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Pedal Steel Query?

Discussion in 'Bad Dog Cafe' started by jazzguitar14, Sep 13, 2006.

  1. jazzguitar14

    jazzguitar14 Tele-Meister

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    Hey There,
    Im thinking about picking up a single neck 10 / E9 tuning.

    I have never played steel, or even slide on my guitar, but Im just looking for a new challnge, and/or something to keep the brain working... Im already a music "professional" and will have no problem w/ theory, but fear the new technique and skills required to sound decent... Also, I dont want to waste a grand on something I may never get to play well...

    So, whats the learning curve? any tips, comments, suggestions...
    Just tell me Im nuts and should stick to fiddle and gtr...

    Thanks,
     
  2. moonshiner

    moonshiner Friend of Leo's

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    I am easily a novice steeler as I got mine a little over a year ago...

    To play the steel is easy... to play the steel well and in tune is another matter... For a seasoned guitar player you have to play with both hands.. and sometimes your feet to switch pedals or sometimes your head to think about runs... For steel.. you have to play not only both hands independently, but both feet as well.. AND think about what you are going to play because you are a novice at the instument.. then you have to use both ears to make sure that the note is in the relative pitch because there are no frets...

    It is an extremely fun and exhausting instrument... There is always something new to learn and try... And if you don't want to spend a grand don't.. Get a student model.. You may not be pleased with it.. but you'll get the idea as to whether or not this is something you want to delve into with more time and money...

    Secondly, find a good steel teacher... and talk to them before you buy a steel.. they can give you a heads up at the kind of frustrations you will experience when learning the steel (either through their lessons or your own teachings). As well as discuss the differences between a student model and a pro model...

    It's one of those things.. that once you understand the mechanics of it.. you can move forward.
     
  3. Dave Hopping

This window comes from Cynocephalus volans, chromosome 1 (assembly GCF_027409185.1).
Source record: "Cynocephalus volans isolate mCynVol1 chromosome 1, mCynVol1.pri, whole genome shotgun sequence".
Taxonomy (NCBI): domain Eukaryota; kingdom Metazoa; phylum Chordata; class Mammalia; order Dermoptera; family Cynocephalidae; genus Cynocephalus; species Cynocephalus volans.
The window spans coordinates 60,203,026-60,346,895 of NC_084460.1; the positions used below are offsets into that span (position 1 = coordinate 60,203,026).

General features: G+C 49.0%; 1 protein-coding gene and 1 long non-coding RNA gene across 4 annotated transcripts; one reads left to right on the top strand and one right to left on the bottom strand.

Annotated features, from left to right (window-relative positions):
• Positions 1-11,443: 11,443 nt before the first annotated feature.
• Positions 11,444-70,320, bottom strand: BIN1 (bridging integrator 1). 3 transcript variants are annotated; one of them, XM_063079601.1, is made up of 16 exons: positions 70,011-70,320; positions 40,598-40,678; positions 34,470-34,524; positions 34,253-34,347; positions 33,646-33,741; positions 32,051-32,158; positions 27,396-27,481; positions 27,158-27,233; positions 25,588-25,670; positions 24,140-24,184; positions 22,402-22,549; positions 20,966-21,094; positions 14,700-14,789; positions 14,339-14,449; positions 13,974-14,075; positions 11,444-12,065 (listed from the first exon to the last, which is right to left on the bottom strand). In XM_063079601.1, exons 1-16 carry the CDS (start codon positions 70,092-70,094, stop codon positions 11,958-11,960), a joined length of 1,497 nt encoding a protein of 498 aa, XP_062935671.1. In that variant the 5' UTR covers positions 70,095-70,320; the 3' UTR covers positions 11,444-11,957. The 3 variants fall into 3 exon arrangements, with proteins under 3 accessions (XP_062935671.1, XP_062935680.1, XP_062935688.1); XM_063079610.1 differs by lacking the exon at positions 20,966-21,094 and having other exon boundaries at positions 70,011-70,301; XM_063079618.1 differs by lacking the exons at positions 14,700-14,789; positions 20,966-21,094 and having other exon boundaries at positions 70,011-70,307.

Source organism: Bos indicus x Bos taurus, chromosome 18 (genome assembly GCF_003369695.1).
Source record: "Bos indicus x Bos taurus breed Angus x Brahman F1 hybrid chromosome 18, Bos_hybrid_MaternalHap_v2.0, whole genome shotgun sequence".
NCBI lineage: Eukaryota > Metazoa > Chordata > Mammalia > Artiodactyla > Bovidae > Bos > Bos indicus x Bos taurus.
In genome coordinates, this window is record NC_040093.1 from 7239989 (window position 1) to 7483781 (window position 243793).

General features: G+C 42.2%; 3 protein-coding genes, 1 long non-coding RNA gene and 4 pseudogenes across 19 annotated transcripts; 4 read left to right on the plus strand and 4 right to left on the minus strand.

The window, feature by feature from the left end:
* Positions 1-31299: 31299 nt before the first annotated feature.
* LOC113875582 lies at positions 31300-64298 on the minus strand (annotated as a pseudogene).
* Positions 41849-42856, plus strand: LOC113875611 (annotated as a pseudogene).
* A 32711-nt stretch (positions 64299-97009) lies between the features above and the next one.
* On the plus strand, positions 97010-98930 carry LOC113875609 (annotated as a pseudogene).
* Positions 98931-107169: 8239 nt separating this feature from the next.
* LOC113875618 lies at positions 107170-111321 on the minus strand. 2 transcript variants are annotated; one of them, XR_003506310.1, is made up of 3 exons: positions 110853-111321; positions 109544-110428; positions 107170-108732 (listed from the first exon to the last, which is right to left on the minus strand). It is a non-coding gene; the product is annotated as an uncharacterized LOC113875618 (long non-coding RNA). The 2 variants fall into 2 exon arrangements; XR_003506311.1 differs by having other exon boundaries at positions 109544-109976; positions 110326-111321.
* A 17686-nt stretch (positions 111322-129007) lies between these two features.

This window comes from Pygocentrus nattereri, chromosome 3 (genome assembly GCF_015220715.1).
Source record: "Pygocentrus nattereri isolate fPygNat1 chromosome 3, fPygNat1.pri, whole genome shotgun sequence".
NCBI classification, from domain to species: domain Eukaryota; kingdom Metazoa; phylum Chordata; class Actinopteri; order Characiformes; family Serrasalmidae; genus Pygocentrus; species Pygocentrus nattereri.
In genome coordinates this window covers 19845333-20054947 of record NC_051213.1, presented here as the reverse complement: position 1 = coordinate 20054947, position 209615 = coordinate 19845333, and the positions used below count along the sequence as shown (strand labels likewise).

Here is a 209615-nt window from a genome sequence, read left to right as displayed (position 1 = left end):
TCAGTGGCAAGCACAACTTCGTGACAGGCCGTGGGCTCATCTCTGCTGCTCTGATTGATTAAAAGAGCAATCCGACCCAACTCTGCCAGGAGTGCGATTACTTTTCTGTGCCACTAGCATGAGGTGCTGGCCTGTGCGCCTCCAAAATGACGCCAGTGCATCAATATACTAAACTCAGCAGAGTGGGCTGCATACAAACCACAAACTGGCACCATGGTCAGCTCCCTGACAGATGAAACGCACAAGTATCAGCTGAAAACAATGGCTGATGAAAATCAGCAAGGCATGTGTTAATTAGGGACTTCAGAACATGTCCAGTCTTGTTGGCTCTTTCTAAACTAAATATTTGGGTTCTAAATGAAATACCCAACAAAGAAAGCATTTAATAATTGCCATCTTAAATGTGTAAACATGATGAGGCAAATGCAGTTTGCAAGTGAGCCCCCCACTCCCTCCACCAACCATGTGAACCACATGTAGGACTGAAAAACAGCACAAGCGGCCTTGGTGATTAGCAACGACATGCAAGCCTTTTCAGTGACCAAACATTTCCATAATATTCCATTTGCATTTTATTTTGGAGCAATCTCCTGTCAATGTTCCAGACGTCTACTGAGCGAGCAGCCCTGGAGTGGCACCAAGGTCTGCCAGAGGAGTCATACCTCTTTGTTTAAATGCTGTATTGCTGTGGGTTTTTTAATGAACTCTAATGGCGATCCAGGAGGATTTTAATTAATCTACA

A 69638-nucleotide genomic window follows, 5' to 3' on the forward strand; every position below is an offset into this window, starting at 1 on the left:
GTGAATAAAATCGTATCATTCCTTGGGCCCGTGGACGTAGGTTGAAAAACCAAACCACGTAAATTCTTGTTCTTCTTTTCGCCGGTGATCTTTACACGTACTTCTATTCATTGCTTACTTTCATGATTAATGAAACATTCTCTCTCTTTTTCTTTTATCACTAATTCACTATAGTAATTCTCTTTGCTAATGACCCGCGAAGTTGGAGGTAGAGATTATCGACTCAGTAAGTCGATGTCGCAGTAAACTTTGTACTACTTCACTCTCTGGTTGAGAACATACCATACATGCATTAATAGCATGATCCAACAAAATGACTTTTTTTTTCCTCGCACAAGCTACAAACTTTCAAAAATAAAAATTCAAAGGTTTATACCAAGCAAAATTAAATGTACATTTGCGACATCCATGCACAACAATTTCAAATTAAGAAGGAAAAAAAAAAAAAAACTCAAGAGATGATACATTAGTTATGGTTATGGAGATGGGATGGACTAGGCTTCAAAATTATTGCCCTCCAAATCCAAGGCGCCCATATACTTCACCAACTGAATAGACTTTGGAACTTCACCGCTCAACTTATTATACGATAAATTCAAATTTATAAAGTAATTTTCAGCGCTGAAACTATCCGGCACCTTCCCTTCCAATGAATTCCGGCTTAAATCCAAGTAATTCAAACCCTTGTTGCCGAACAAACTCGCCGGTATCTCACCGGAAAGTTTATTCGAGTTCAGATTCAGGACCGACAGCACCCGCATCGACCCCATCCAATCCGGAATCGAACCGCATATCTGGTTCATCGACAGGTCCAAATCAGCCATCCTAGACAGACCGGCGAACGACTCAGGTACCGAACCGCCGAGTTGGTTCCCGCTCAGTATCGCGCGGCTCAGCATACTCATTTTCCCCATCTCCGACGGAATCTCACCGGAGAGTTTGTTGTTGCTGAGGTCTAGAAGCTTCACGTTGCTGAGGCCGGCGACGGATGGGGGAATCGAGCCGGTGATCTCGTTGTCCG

Dave Hopping Friend of Leo's

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    Definitely worth doing....easier than it looks to get recognizeable sounds out of E9,since(A)you're changing chords with your left foot and your knees,rather than your fingers,and(B) the string tuning and pedal/knee lever layout is pretty intuitive. Right hand technique isn't quite as intuitive,but if you do a lot of fingerpicking, you have much of that concept already.
    Also check out the Steel Guitar Forum.Lots of info and resouces there.
     
  4. crawdad

    crawdad Tele-Afflicted

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    If you are going to get a decent instrument, you will spend at least a grand these days. The only starter guitar I know of is the Carter Starter. Thats under a grand. Don't bother with a Sho Bud Maverick--you will outgrow it and be frustrated very soon.

    Learning steel is a trip. It never stops being fascinating. The more you dive in, the deeper it gets.
     
  5. Mark Davis

    Mark Davis Telefied Ad Free Member

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    Ive been playing steel lap steel since 1970 and still dont feel comfortable enough to go to a Pedal steel.

    Before buying an expensive pedal try an inexpensive lap steel first.
     
  6. moonshiner

    moonshiner Friend of Leo's

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    Hrm.. I don't play lap steel at all.. Interesting idea...
     
  7. Poppatwang

    Poppatwang Friend of Leo's